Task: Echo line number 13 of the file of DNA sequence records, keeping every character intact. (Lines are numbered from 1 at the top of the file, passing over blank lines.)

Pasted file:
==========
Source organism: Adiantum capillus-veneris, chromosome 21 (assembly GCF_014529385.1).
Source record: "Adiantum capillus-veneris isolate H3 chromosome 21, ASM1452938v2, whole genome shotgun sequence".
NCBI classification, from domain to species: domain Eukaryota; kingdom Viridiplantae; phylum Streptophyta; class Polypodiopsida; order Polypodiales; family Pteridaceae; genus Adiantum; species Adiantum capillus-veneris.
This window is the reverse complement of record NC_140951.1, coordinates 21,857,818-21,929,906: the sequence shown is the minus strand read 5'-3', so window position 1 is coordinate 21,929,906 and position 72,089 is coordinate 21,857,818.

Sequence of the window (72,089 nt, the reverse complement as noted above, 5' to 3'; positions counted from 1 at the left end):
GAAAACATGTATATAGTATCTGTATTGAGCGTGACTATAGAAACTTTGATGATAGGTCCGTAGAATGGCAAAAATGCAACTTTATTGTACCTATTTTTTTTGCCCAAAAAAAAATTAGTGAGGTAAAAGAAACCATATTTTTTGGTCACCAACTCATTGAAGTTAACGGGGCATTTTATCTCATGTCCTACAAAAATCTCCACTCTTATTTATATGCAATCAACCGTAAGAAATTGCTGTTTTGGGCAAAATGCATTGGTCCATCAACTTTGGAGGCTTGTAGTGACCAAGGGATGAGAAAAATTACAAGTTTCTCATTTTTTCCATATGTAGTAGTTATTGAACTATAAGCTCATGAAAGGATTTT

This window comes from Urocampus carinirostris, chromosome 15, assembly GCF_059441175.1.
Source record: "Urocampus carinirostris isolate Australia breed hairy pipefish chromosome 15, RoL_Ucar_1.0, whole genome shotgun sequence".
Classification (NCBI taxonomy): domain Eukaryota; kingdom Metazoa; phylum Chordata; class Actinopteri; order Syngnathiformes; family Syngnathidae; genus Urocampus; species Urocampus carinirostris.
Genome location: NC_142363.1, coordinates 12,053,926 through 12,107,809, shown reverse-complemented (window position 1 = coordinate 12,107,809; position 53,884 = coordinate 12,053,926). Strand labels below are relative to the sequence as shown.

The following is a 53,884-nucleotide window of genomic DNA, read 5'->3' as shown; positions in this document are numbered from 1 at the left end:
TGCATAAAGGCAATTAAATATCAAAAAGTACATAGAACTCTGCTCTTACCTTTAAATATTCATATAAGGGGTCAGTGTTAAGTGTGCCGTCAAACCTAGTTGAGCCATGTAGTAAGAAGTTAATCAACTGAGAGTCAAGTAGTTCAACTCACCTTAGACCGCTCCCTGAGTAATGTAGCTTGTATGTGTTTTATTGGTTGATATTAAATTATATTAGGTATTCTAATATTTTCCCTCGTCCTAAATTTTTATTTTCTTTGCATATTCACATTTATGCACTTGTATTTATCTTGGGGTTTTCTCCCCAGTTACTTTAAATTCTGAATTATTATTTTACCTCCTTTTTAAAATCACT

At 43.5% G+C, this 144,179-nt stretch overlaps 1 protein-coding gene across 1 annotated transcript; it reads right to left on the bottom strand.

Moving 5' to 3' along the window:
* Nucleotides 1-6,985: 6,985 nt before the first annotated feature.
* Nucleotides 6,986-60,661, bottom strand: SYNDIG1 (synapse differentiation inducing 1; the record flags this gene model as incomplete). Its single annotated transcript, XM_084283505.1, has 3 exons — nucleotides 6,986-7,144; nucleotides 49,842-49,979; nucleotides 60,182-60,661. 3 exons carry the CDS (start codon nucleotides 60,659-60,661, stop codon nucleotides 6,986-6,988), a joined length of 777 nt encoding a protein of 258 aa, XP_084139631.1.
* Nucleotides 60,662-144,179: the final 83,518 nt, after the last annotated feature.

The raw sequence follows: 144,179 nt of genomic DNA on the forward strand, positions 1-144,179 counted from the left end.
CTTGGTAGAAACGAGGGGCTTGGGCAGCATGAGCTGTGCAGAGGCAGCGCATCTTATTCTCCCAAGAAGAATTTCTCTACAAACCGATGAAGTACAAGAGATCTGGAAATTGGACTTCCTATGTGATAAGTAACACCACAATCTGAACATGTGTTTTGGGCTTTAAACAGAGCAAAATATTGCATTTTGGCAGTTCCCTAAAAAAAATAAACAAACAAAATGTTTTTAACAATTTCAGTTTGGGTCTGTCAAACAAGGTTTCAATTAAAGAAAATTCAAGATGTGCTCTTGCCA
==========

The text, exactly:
At 43.5% G+C, this 144,179-nt stretch overlaps 1 protein-coding gene across 1 annotated transcript; it reads right to left on the bottom strand.